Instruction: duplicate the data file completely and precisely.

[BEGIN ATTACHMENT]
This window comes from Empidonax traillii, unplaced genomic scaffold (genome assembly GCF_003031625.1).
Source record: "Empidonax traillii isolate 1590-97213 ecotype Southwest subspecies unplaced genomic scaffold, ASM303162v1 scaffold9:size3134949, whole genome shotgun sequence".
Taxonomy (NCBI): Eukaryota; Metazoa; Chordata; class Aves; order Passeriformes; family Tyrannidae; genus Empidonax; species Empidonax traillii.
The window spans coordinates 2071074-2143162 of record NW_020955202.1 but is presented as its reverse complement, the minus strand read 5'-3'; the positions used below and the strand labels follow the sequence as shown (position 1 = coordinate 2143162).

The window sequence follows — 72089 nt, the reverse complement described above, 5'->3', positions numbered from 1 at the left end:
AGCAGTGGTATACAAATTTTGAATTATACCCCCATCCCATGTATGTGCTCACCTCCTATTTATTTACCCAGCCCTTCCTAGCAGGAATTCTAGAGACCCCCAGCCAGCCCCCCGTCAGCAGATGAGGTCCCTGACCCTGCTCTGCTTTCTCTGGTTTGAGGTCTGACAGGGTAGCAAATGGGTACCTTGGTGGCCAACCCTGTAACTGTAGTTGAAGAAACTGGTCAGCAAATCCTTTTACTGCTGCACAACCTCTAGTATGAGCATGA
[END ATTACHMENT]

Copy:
This window comes from Empidonax traillii, unplaced genomic scaffold (genome assembly GCF_003031625.1).
Source record: "Empidonax traillii isolate 1590-97213 ecotype Southwest subspecies unplaced genomic scaffold, ASM303162v1 scaffold9:size3134949, whole genome shotgun sequence".
Taxonomy (NCBI): Eukaryota; Metazoa; Chordata; class Aves; order Passeriformes; family Tyrannidae; genus Empidonax; species Empidonax traillii.
The window spans coordinates 2071074-2143162 of record NW_020955202.1 but is presented as its reverse complement, the minus strand read 5'-3'; the positions used below and the strand labels follow the sequence as shown (position 1 = coordinate 2143162).

The window sequence follows — 72089 nt, the reverse complement described above, 5'->3', positions numbered from 1 at the left end:
AGCAGTGGTATACAAATTTTGAATTATACCCCCATCCCATGTATGTGCTCACCTCCTATTTATTTACCCAGCCCTTCCTAGCAGGAATTCTAGAGACCCCCAGCCAGCCCCCCGTCAGCAGATGAGGTCCCTGACCCTGCTCTGCTTTCTCTGGTTTGAGGTCTGACAGGGTAGCAAATGGGTACCTTGGTGGCCAACCCTGTAACTGTAGTTGAAGAAACTGGTCAGCAAATCCTTTTACTGCTGCACAACCTCTAGTATGAGCATGA